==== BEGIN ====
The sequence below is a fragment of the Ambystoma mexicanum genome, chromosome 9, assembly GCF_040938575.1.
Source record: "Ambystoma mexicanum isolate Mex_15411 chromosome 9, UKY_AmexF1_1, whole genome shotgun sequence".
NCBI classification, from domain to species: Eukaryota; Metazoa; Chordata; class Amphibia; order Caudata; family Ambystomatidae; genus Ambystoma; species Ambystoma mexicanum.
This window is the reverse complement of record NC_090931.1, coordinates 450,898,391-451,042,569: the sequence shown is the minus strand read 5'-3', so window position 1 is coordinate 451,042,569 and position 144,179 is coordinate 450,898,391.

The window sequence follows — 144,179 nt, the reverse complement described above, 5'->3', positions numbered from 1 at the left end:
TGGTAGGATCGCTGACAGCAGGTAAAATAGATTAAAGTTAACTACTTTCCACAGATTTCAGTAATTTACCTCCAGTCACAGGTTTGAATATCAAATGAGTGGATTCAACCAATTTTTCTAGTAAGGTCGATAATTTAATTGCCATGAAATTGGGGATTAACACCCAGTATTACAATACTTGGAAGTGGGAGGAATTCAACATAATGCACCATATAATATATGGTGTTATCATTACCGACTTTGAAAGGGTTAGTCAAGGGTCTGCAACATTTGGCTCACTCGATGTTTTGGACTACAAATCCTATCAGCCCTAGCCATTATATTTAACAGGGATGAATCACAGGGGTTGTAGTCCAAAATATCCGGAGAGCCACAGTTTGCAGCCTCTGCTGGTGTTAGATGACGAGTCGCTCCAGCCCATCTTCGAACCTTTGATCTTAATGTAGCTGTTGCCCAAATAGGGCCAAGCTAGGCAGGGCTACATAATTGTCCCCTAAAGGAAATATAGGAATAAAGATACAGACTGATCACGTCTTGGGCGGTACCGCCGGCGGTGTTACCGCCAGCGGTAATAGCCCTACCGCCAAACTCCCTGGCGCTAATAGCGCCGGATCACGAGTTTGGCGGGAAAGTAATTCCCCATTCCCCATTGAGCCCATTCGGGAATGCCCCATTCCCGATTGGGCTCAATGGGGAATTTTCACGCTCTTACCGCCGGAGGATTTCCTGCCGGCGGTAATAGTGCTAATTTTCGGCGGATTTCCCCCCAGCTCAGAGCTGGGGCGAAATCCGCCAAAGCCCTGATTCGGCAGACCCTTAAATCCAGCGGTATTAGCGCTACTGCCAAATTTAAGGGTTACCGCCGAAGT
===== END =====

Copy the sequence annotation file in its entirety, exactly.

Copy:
The sequence below is a fragment of the Ambystoma mexicanum genome, chromosome 9, assembly GCF_040938575.1.
Source record: "Ambystoma mexicanum isolate Mex_15411 chromosome 9, UKY_AmexF1_1, whole genome shotgun sequence".
NCBI classification, from domain to species: Eukaryota; Metazoa; Chordata; class Amphibia; order Caudata; family Ambystomatidae; genus Ambystoma; species Ambystoma mexicanum.
This window is the reverse complement of record NC_090931.1, coordinates 450,898,391-451,042,569: the sequence shown is the minus strand read 5'-3', so window position 1 is coordinate 451,042,569 and position 144,179 is coordinate 450,898,391.

The window sequence follows — 144,179 nt, the reverse complement described above, 5'->3', positions numbered from 1 at the left end:
TGGTAGGATCGCTGACAGCAGGTAAAATAGATTAAAGTTAACTACTTTCCACAGATTTCAGTAATTTACCTCCAGTCACAGGTTTGAATATCAAATGAGTGGATTCAACCAATTTTTCTAGTAAGGTCGATAATTTAATTGCCATGAAATTGGGGATTAACACCCAGTATTACAATACTTGGAAGTGGGAGGAATTCAACATAATGCACCATATAATATATGGTGTTATCATTACCGACTTTGAAAGGGTTAGTCAAGGGTCTGCAACATTTGGCTCACTCGATGTTTTGGACTACAAATCCTATCAGCCCTAGCCATTATATTTAACAGGGATGAATCACAGGGGTTGTAGTCCAAAATATCCGGAGAGCCACAGTTTGCAGCCTCTGCTGGTGTTAGATGACGAGTCGCTCCAGCCCATCTTCGAACCTTTGATCTTAATGTAGCTGTTGCCCAAATAGGGCCAAGCTAGGCAGGGCTACATAATTGTCCCCTAAAGGAAATATAGGAATAAAGATACAGACTGATCACGTCTTGGGCGGTACCGCCGGCGGTGTTACCGCCAGCGGTAATAGCCCTACCGCCAAACTCCCTGGCGCTAATAGCGCCGGATCACGAGTTTGGCGGGAAAGTAATTCCCCATTCCCCATTGAGCCCATTCGGGAATGCCCCATTCCCGATTGGGCTCAATGGGGAATTTTCACGCTCTTACCGCCGGAGGATTTCCTGCCGGCGGTAATAGTGCTAATTTTCGGCGGATTTCCCCCCAGCTCAGAGCTGGGGCGAAATCCGCCAAAGCCCTGATTCGGCAGACCCTTAAATCCAGCGGTATTAGCGCTACTGCCAAATTTAAGGGTTACCGCCGAAGT